With that ruling, the 8th U.S. Circuit Court of Appeals threw out a lower-court decision dismissing the case filed by plaintiff Brenna Lewis who alleged she was let go from the Heartland Inns of America of Waterloo, Iowa, because she was too “tomboyish.”
The hotelier’s actions constituted an employment action based on sex stereotypes and that termination violated her rights under Title VII of the Civil Rights Act of 1964, Lewis alleged in her suit.
The 8th Circuit sent the Lewis suit back to the lower court after ruling that she had proven a strong enough case to be allowed to move forward.
Circuit Judge Diana E. Murphy, writing for the court, quoted a 2004 case by the 6th U.S. Circuit Court of Appeals involving a firefighter who was born male but subsequently came to identify as a woman.
“We conclude that (Lewis) has (put forward strong enough proof), for ‘an employer who discriminates against women because. . . they do not wear dresses or makeup, is engaging in sex discrimination because the discrimination would not occur but for the victim’s sex.’,” Murphy wrote.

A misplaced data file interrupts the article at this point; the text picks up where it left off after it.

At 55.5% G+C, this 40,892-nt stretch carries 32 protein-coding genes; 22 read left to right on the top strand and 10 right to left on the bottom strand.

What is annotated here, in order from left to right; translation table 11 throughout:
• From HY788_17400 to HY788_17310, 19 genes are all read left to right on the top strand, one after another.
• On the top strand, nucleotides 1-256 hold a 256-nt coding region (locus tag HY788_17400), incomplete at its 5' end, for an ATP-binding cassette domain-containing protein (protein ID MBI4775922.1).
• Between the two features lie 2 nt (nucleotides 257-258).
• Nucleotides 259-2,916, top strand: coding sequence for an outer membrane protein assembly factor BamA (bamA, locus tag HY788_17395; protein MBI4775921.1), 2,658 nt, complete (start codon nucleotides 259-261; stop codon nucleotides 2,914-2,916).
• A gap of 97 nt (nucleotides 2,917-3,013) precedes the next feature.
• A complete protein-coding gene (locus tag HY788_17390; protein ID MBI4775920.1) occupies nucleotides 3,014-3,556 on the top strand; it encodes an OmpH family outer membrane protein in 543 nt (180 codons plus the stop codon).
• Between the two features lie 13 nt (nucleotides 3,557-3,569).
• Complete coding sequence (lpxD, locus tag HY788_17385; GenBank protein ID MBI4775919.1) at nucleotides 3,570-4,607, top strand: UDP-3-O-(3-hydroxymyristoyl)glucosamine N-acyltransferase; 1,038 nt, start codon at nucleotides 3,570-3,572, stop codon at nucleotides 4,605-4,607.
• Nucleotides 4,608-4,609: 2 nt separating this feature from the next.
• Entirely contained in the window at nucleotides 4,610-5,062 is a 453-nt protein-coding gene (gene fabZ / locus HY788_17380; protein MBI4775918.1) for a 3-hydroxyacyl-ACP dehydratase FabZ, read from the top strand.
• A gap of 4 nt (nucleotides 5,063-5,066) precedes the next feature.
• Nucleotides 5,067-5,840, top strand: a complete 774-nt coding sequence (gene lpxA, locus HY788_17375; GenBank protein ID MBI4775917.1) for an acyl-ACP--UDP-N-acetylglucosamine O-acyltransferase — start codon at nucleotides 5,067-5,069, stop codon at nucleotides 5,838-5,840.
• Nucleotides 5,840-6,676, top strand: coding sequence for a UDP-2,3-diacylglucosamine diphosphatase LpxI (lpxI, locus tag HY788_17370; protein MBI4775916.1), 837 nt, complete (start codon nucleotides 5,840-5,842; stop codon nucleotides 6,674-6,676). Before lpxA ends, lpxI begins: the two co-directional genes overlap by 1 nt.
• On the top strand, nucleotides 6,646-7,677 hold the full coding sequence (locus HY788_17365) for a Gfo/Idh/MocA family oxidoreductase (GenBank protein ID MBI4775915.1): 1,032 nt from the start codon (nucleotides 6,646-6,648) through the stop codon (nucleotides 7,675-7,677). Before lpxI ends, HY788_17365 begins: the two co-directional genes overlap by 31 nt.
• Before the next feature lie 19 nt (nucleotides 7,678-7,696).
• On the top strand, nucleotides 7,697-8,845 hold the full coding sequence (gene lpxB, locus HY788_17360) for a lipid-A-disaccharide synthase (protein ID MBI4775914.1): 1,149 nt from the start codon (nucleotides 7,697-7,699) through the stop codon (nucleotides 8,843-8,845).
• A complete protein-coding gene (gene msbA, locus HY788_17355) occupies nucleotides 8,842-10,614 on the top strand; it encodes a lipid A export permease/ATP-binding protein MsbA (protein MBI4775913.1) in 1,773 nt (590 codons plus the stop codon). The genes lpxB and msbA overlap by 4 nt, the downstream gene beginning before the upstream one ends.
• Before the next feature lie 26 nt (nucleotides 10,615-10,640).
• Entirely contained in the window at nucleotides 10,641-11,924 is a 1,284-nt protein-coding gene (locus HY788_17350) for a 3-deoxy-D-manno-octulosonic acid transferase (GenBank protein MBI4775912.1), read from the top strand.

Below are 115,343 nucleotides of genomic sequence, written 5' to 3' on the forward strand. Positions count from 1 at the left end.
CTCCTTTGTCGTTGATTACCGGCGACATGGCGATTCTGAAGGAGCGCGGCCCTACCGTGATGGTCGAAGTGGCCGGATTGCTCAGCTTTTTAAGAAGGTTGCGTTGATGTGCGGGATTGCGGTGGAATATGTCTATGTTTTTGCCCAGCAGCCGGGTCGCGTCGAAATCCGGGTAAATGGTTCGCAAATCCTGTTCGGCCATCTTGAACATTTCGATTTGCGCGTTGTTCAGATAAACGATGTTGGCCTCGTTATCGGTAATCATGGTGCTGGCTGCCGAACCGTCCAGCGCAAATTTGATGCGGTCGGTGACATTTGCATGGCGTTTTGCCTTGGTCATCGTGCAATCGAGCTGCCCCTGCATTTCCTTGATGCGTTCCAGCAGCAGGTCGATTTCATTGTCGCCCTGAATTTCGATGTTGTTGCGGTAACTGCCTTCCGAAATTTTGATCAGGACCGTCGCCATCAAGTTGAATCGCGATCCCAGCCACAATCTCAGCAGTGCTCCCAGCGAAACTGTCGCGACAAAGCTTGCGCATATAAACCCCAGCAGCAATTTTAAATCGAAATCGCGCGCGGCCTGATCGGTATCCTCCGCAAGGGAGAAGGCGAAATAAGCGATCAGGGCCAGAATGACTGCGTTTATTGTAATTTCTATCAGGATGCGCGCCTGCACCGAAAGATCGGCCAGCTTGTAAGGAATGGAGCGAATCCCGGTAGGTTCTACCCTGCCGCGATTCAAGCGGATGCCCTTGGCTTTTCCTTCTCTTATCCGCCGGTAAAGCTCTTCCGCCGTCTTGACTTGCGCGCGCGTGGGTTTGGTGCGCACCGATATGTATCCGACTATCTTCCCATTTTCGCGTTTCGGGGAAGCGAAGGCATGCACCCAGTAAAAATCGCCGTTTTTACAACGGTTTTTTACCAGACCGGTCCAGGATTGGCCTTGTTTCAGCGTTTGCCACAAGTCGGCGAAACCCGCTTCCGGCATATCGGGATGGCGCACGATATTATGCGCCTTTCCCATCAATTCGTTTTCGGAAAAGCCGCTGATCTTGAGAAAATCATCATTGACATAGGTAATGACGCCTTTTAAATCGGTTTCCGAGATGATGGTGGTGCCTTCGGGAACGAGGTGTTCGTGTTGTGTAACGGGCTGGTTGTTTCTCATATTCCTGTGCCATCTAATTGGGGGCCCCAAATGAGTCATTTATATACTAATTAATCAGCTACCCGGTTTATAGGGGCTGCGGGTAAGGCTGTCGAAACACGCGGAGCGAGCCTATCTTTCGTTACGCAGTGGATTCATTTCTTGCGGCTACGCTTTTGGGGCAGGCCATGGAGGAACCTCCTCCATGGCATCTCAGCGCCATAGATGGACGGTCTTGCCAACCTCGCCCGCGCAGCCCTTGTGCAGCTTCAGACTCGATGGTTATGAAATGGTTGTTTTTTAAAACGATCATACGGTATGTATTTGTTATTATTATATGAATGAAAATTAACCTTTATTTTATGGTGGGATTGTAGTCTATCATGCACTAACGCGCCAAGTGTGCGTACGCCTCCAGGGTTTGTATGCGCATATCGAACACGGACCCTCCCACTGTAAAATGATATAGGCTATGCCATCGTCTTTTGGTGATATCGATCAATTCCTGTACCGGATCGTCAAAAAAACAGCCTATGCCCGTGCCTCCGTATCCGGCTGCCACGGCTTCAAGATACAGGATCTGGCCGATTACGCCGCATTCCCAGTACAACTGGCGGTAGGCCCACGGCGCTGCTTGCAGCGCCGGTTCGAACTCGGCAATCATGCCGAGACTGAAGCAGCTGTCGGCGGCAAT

According to Murphy’s decision, Lewis got a job with Heartland in July 2005, first working in positions without direct customer contact. After 18 months, she began to work shifts on hotel front desks at the chain’s properties.
Not a 'Good Fit?'
At one point, Director of Operations Barbara Cullinan saw Lewis at work, later telling supervisors she didn’t think Lewis was a “good fit.” Murphy described in the ruling how Lewis prefers to wear loose-fitting clothing, including men's button-down shirts and slacks, that Lewis avoids makeup and wears her hair short. According to the decision, Lewis has been mistaken for a male.
The 8th Circuit ruling said Cullinan was heard to boast about the appearance of women staff members and had indicated that Heartland staff should be "pretty," a quality she considered especially important for women working at the front desk. Cullinan also had advised a hotel manager not to hire a particular applicant because she was not pretty enough, according to Murphy.
The appellate decision said Cullinan met with Lewis in January 2007, after Lewis had been working the front desk for almost a month and after there had been no complaints about Lewis or her appearance. In fact, Lewis had been given two merit pay raises, the court said.
At the meeting, Cullinan informed Lewis she would need to be reinterviewed to “confirm/endorse” her for the front desk job. Lewis, Murphy said, claimed she was being discriminated against because of her looks, questioned whether the actions were lawful, and “cried throughout the meeting.”
The 8th Circuit ruling is available here.
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